UWaterloo announces tuition waiver for students from two First Nations communities
Initiative is part of University's efforts toward indigenization, decolonization and reconciliation
Initiative is part of University's efforts toward indigenization, decolonization and reconciliationBy Media relations
The University of Waterloo is offering a full tuition waiver to all qualifying students from two First Nations communities on whose traditional territory the University is situated.
The initiative covers current and incoming students who are members of the Six Nations of the Grand River and the Mississaugas of the Credit First Nation. Waterloo will also offer Ontario domestic tuition rates for Indigenous students from elsewhere in Canada and the United States and will continue to waive the application fee for applicants who identify as First Nations, Métis and Inuit. Students will need to meet admission requirements for a full-time undergraduate or graduate program at Waterloo to qualify for the waiver.
“This announcement is part of Waterloo’s efforts toward indigenization, decolonization and reconciliation, which are at the heart of the values guiding us as an institution of higher learning,” said Vivek Goel, president and vice-chancellor of Waterloo. “We hope that by reducing financial barriers for these students we will encourage them to participate in our innovative academic, entrepreneurship and co-op programs, which increases their future opportunities while strengthening communities and economies.”
Last fall, Waterloo hosted a commitment ceremony in which Goel acknowledged that Indigenous Peoples are the original inhabitants of this land who continue to suffer devastating loss and cultural disconnect in Canada as a result of colonialism. He committed the University to developing a better understanding of Indigenous history and the intergenerational trauma caused by colonialism and the systems it created—including the residential school system—while taking responsibility for critical components of the reconciliation process.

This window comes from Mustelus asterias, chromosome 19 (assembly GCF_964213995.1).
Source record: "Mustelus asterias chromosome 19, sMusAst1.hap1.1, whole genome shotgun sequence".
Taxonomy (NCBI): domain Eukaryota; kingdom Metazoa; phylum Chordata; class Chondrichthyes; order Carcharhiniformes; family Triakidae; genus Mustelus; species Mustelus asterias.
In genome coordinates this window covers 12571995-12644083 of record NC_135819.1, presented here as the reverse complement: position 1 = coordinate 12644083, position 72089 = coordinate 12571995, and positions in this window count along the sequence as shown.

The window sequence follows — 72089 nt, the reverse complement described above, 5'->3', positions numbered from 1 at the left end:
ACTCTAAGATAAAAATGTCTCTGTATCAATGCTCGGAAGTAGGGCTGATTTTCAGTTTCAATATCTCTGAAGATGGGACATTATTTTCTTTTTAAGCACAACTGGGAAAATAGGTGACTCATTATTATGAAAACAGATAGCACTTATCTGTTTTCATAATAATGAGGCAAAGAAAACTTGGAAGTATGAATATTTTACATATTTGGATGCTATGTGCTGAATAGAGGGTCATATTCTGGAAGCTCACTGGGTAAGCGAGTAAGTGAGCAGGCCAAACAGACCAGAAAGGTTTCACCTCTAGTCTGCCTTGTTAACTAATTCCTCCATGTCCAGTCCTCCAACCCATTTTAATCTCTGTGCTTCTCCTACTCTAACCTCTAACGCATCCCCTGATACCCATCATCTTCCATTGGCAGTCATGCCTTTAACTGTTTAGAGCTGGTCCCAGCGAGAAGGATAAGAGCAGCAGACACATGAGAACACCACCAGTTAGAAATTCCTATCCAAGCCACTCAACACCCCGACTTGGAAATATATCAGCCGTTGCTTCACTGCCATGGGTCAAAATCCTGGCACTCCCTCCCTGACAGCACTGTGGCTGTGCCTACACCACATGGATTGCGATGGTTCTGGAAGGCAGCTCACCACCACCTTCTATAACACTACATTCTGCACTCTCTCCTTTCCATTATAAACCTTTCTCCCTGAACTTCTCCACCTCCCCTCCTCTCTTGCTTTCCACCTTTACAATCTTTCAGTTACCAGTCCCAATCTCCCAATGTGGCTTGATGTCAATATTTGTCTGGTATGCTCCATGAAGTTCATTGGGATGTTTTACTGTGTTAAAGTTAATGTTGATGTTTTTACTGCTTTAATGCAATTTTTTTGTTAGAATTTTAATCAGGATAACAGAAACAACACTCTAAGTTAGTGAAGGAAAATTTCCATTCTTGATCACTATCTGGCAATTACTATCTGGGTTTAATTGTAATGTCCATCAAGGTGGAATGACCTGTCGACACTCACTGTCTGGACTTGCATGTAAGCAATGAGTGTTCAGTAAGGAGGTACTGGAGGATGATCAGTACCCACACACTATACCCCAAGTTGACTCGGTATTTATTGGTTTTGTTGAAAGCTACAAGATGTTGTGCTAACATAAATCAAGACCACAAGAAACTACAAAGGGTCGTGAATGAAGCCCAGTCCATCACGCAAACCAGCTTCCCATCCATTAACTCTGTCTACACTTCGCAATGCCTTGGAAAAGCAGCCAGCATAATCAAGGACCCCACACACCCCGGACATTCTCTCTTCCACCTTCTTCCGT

“This landmark decision to increase access to education is in direct response to the findings of the Truth and Reconciliation Commission and its calls to action,” said Jean Becker, associate vice-president, Indigenous Relations at Waterloo. “I believe Waterloo is the first university in Canada to waive tuition in full for members of specific First Nations communities, and I hope this demonstrated leadership will inspire other post-secondary institutions to take similar action.”
The tuition waiver will be in effect at Waterloo in September 2023 and is open to students in any Faculty. For more information, applicants should visit the website.
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The University of Waterloo acknowledges that much of our work takes place on the traditional territory of the Neutral, Anishinaabeg and Haudenosaunee peoples. Our main campus is situated on the Haldimand Tract, the land granted to the Six Nations that includes six miles on each side of the Grand River. Our active work toward reconciliation takes place across our campuses through research, learning, teaching, and community building, and is centralized within our Office of Indigenous Relations.